In December 2018, Information Design student David Jablonski organised a screening of Gary Hustwit’s documentary “Rams“ about the designer Dieter Rams in Vienna.
David, how did you first come across the movie “Rams“ and how come you organised the screening in Vienna?
I had already seen other films by Gary Hustwit like “Helvetica“ or “Objectified“ and I followed him on Social Media. So when I heard about the Kickstarter campaign for “Rams“, I supported it. When the premiere screenings were announced, I saw that none were planned for Austria. So I contacted the director, and asked if we could have a screening in Austria and only 20 minutes later I received an answer: he asked if I could contact some theatres in Vienna and organise a screening myself – that´s how I was pitched into this.
What were the necessary steps in organizing such a screening?
As mentioned before, I first contacted the director in November and after that everything was on very short notice, as the release was scheduled for mid-December. I contacted several theatres in Vienna and the best possible thing happened: the manager of the Gartenbaukino, himself already a fan of this director´s films, immediately agreed to host the event. The ticket sales were handled by the director, so I had no real idea how many tickets were sold until the day of the event. Of course I did my best to advertise the film and was generously supported by many organisations and institutions, including designaustria and the MAK Museum of Applied Arts. I also sent out personal invitations to various design studios and press outlets, which has proven to be a fantastic door opener on a professional level as well.
Are you happy about the feedback and the overall outcome of your project?
All in all, I was very happy with the event. More than 300 people came to see the film and I had the chance to talk to a lot of them afterwards. Everyone agreed that the message of the movie is important, so I’m happy that many people attended, designers and non-designers alike. Among other topics, it deals with sustainability and consumption, issues that are to become even more important in the future.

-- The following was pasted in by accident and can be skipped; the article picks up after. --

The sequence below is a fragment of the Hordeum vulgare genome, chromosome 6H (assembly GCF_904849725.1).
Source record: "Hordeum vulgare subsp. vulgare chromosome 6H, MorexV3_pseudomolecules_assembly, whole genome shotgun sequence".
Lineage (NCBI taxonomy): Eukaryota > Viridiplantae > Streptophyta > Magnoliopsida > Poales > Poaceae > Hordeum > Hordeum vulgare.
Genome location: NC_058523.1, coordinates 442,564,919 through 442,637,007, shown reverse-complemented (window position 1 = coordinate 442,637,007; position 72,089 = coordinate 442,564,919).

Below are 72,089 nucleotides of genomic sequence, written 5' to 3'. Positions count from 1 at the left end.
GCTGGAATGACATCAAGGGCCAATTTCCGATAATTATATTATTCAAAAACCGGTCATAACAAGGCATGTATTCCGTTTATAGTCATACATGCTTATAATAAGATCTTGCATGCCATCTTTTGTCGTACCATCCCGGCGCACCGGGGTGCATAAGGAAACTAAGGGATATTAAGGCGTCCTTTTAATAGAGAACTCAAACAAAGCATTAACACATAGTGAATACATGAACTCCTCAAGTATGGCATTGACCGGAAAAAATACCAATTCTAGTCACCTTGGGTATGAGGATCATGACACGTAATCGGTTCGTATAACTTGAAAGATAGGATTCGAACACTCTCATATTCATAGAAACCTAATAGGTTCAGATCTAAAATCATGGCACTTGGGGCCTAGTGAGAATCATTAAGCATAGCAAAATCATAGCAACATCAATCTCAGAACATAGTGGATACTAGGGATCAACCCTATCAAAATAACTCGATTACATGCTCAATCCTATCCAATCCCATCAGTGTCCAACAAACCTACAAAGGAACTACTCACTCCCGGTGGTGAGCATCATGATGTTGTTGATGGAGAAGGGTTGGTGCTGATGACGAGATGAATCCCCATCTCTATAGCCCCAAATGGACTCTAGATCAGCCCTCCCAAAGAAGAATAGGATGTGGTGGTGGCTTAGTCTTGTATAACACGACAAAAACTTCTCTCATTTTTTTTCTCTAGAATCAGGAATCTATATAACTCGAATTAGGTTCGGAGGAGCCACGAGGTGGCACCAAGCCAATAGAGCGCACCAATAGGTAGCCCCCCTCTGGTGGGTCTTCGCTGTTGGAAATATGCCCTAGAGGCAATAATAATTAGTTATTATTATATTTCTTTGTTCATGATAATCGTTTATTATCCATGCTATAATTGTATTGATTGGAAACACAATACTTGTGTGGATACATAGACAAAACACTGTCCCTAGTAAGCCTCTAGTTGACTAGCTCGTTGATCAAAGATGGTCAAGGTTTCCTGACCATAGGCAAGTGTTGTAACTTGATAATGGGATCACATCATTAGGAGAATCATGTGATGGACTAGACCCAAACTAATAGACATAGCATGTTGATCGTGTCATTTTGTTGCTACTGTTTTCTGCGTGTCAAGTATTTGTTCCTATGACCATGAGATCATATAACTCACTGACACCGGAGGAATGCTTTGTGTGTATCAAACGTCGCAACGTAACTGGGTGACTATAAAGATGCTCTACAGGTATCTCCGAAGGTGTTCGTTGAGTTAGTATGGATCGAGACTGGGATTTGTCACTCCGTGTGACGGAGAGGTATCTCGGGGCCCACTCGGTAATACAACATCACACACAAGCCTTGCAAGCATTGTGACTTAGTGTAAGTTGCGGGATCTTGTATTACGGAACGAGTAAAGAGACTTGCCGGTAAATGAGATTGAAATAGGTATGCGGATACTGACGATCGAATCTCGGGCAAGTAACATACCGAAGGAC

What do you personally think about the “10 principles“ Dieter Rams postulates? Do you think they are up to date, are they of any use to you in your professional life?
As Japanese designer Naoto Fukasawa argues in the film, Dieter Rams was one of the first people to engage in product design, yet many of his answers were so accurate they can hardly be improved upon. I agree with that. I also think his principles are valid for several disciplines and are not limited to product design. I think that if more of us lived according to these principles, we would be better off. A postcard with the 10 principles was a gift for the Kickstarter funders and it has a prominent spot on my desk.
Are there other elements in the movie that inspired you as a designer?
There is a personal and a professional level of inspiration. I can relate to his story on a personal level because he grew up in Wiesbaden, which is home to part of my family. I am touched by the question he constantly keeps asking himself: Did my efforts serve a good cause in the end? I think young designers like myself can learn a lot from what more experienced designers have to say. Dieter Rams also maintains that a certain quality in work as in life can only come from taking things more slowly, giving things time. I try to remind myself of that whenever I feel hurried or overwhelmed – what we need is not more, but less.
You can watch the documentary here.
Interview with David Jablonski: Stefanie Egger; Photography: David Jablonski